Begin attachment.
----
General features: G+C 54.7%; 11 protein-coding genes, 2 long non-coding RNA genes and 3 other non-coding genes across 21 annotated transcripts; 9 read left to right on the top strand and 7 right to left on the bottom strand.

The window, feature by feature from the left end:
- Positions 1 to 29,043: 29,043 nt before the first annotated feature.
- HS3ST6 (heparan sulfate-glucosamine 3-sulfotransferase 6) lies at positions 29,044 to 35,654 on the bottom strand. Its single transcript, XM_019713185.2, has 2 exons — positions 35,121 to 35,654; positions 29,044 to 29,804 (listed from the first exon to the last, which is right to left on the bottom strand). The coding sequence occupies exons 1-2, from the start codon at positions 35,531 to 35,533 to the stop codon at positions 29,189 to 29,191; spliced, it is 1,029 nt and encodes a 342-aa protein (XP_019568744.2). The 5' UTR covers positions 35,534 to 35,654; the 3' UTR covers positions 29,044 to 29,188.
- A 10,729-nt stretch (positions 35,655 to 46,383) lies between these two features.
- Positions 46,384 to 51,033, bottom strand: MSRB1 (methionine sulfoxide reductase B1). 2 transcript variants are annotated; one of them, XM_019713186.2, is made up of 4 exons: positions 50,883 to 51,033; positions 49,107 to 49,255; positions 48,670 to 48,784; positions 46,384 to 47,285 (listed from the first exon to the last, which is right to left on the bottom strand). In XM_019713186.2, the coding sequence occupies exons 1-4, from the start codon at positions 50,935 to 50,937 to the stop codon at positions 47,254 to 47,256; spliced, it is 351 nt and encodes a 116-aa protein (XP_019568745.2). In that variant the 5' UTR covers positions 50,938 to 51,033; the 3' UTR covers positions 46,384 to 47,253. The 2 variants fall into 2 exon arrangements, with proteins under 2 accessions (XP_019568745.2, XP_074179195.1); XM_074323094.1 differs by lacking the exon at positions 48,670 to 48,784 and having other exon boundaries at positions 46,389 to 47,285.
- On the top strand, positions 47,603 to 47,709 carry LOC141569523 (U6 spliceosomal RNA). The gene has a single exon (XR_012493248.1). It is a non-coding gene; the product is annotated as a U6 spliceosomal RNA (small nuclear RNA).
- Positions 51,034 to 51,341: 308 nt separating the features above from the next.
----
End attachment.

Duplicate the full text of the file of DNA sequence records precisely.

General features: G+C 54.7%; 11 protein-coding genes, 2 long non-coding RNA genes and 3 other non-coding genes across 21 annotated transcripts; 9 read left to right on the top strand and 7 right to left on the bottom strand.

The window, feature by feature from the left end:
- Positions 1 to 29,043: 29,043 nt before the first annotated feature.
- HS3ST6 (heparan sulfate-glucosamine 3-sulfotransferase 6) lies at positions 29,044 to 35,654 on the bottom strand. Its single transcript, XM_019713185.2, has 2 exons — positions 35,121 to 35,654; positions 29,044 to 29,804 (listed from the first exon to the last, which is right to left on the bottom strand). The coding sequence occupies exons 1-2, from the start codon at positions 35,531 to 35,533 to the stop codon at positions 29,189 to 29,191; spliced, it is 1,029 nt and encodes a 342-aa protein (XP_019568744.2). The 5' UTR covers positions 35,534 to 35,654; the 3' UTR covers positions 29,044 to 29,188.
- A 10,729-nt stretch (positions 35,655 to 46,383) lies between these two features.
- Positions 46,384 to 51,033, bottom strand: MSRB1 (methionine sulfoxide reductase B1). 2 transcript variants are annotated; one of them, XM_019713186.2, is made up of 4 exons: positions 50,883 to 51,033; positions 49,107 to 49,255; positions 48,670 to 48,784; positions 46,384 to 47,285 (listed from the first exon to the last, which is right to left on the bottom strand). In XM_019713186.2, the coding sequence occupies exons 1-4, from the start codon at positions 50,935 to 50,937 to the stop codon at positions 47,254 to 47,256; spliced, it is 351 nt and encodes a 116-aa protein (XP_019568745.2). In that variant the 5' UTR covers positions 50,938 to 51,033; the 3' UTR covers positions 46,384 to 47,253. The 2 variants fall into 2 exon arrangements, with proteins under 2 accessions (XP_019568745.2, XP_074179195.1); XM_074323094.1 differs by lacking the exon at positions 48,670 to 48,784 and having other exon boundaries at positions 46,389 to 47,285.
- On the top strand, positions 47,603 to 47,709 carry LOC141569523 (U6 spliceosomal RNA). The gene has a single exon (XR_012493248.1). It is a non-coding gene; the product is annotated as a U6 spliceosomal RNA (small nuclear RNA).
- Positions 51,034 to 51,341: 308 nt separating the features above from the next.